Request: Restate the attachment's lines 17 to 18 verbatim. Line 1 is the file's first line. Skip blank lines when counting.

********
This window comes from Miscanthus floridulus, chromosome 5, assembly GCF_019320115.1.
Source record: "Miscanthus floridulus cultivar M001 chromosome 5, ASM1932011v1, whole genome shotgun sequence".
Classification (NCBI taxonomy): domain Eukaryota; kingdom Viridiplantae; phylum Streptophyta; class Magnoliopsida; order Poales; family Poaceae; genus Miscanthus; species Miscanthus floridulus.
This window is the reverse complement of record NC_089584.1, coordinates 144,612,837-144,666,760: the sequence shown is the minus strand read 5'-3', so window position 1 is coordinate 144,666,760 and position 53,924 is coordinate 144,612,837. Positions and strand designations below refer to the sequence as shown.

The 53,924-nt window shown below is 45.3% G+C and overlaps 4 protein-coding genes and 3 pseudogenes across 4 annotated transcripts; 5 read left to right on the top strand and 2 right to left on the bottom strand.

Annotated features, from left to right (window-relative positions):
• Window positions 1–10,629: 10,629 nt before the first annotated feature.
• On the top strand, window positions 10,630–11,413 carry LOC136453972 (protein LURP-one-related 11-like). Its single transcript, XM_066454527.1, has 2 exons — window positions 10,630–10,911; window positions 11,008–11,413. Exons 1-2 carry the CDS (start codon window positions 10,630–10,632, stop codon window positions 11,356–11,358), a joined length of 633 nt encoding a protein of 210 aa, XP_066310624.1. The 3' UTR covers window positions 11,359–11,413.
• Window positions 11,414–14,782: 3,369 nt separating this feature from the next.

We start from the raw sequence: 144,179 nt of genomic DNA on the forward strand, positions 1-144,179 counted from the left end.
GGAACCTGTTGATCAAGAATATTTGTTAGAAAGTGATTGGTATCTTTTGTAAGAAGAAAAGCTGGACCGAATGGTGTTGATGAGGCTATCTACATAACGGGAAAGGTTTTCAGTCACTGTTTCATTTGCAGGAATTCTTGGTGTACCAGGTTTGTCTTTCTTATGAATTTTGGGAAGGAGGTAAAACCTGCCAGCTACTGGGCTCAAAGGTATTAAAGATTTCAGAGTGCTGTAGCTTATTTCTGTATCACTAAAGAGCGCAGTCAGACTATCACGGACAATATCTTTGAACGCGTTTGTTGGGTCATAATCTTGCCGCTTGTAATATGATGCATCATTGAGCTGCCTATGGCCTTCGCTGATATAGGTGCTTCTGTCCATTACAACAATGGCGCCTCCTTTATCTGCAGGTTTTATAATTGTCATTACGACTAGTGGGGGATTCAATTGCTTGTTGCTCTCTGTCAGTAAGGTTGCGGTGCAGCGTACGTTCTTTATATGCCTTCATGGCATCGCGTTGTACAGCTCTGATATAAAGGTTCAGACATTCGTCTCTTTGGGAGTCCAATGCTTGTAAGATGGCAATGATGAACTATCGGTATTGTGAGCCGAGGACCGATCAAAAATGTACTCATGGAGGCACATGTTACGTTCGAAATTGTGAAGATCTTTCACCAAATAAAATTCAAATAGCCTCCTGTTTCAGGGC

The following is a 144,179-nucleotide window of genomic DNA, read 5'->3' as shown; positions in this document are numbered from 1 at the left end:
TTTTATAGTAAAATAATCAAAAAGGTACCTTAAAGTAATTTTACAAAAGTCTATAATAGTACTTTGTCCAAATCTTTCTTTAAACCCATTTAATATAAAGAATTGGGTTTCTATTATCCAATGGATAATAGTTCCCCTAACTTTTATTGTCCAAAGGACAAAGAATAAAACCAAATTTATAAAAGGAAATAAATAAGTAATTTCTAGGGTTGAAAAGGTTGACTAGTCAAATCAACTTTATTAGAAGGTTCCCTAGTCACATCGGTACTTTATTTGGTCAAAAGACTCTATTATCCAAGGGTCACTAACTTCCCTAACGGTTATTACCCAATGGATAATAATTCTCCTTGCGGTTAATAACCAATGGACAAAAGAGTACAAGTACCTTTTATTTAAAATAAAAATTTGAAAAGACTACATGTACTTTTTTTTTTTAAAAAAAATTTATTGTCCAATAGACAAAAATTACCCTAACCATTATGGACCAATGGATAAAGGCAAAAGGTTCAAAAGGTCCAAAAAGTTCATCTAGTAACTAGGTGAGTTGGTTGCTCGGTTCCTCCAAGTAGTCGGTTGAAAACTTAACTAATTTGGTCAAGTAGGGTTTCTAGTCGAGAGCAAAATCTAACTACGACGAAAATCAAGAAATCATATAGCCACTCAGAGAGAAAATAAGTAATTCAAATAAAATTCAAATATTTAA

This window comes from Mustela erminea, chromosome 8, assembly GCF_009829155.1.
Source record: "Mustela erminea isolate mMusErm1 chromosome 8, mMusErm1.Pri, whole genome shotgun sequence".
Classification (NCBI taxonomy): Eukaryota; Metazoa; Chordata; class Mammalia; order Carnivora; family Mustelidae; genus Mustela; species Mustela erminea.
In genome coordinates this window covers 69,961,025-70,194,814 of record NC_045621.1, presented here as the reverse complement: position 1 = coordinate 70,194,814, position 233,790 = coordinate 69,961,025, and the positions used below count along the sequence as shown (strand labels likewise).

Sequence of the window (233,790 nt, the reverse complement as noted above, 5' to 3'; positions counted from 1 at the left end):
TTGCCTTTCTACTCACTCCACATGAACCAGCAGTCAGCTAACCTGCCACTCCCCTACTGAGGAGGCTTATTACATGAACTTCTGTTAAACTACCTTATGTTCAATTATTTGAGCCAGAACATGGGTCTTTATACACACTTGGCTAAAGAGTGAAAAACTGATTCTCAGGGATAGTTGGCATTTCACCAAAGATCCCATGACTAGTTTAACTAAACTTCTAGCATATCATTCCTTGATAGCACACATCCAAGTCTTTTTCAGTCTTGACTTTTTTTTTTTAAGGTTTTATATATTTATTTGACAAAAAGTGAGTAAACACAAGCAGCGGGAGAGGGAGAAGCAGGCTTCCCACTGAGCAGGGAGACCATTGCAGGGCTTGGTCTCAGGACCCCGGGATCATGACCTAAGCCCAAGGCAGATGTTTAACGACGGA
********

In genome coordinates this window covers 69,961,025-70,194,814 of record NC_045621.1, presented here as the reverse complement: position 1 = coordinate 70,194,814, position 233,790 = coordinate 69,961,025, and the positions used below count along the sequence as shown (strand labels likewise).

Sequence of the window (233,790 nt, the reverse complement as noted above, 5' to 3'; positions counted from 1 at the left end):